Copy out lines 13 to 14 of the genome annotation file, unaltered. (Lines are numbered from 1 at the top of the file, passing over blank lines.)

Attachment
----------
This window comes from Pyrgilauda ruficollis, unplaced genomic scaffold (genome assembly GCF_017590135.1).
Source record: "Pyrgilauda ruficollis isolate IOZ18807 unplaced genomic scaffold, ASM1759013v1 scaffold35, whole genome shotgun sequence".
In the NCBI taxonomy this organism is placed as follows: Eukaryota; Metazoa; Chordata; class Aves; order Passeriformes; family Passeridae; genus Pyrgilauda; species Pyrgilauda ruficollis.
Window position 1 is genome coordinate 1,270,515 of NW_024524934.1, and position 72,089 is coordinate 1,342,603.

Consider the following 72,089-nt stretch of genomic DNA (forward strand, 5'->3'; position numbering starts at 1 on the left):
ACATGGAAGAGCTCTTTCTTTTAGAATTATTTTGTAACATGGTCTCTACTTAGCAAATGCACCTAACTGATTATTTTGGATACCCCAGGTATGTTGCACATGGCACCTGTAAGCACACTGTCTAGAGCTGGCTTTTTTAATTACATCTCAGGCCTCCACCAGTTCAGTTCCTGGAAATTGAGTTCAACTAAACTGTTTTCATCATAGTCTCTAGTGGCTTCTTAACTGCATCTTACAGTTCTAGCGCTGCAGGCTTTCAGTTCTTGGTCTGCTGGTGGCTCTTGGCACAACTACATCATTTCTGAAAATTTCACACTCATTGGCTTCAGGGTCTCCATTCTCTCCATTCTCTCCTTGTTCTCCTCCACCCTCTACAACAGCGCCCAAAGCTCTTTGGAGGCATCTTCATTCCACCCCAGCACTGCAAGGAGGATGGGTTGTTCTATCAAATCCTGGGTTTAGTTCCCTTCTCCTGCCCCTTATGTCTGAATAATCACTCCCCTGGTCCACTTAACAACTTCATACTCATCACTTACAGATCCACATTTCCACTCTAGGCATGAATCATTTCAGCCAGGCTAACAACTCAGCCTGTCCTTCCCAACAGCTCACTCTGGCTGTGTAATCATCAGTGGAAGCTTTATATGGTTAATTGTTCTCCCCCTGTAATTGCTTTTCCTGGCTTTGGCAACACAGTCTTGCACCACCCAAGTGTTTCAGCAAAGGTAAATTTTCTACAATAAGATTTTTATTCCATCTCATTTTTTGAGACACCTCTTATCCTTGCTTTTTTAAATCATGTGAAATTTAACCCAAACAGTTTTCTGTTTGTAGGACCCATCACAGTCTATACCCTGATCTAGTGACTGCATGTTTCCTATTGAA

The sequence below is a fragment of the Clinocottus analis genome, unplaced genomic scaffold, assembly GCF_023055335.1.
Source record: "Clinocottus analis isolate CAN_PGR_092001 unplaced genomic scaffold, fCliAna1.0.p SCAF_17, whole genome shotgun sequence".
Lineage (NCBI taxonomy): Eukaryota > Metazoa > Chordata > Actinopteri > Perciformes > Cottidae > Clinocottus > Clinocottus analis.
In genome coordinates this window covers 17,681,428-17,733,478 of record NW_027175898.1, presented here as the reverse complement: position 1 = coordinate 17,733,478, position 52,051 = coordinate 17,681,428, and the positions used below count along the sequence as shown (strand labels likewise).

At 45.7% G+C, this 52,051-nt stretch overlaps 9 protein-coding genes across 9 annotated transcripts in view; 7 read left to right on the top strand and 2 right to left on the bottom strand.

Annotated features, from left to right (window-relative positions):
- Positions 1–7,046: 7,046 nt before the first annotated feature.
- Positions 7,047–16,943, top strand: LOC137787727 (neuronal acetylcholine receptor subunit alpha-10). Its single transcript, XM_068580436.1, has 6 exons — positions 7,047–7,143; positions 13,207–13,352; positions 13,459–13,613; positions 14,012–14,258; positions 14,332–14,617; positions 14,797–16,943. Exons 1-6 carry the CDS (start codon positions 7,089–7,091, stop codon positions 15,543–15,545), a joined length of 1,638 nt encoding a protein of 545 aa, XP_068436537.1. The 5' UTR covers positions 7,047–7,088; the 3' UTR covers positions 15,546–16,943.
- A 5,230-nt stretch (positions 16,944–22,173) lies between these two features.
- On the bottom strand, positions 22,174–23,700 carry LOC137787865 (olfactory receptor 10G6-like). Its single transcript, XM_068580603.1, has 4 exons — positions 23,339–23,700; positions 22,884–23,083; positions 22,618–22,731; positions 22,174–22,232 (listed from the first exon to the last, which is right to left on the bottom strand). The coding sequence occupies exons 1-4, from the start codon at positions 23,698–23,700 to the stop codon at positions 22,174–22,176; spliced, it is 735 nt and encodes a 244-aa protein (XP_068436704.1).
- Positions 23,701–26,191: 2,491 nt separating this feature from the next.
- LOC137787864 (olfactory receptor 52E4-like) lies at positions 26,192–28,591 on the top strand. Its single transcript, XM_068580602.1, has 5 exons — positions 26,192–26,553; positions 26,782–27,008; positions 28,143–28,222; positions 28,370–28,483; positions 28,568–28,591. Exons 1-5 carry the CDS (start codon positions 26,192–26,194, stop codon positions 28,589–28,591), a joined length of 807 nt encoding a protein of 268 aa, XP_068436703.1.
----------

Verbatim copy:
- Positions 1–7,046: 7,046 nt before the first annotated feature.
- Positions 7,047–16,943, top strand: LOC137787727 (neuronal acetylcholine receptor subunit alpha-10). Its single transcript, XM_068580436.1, has 6 exons — positions 7,047–7,143; positions 13,207–13,352; positions 13,459–13,613; positions 14,012–14,258; positions 14,332–14,617; positions 14,797–16,943. Exons 1-6 carry the CDS (start codon positions 7,089–7,091, stop codon positions 15,543–15,545), a joined length of 1,638 nt encoding a protein of 545 aa, XP_068436537.1. The 5' UTR covers positions 7,047–7,088; the 3' UTR covers positions 15,546–16,943.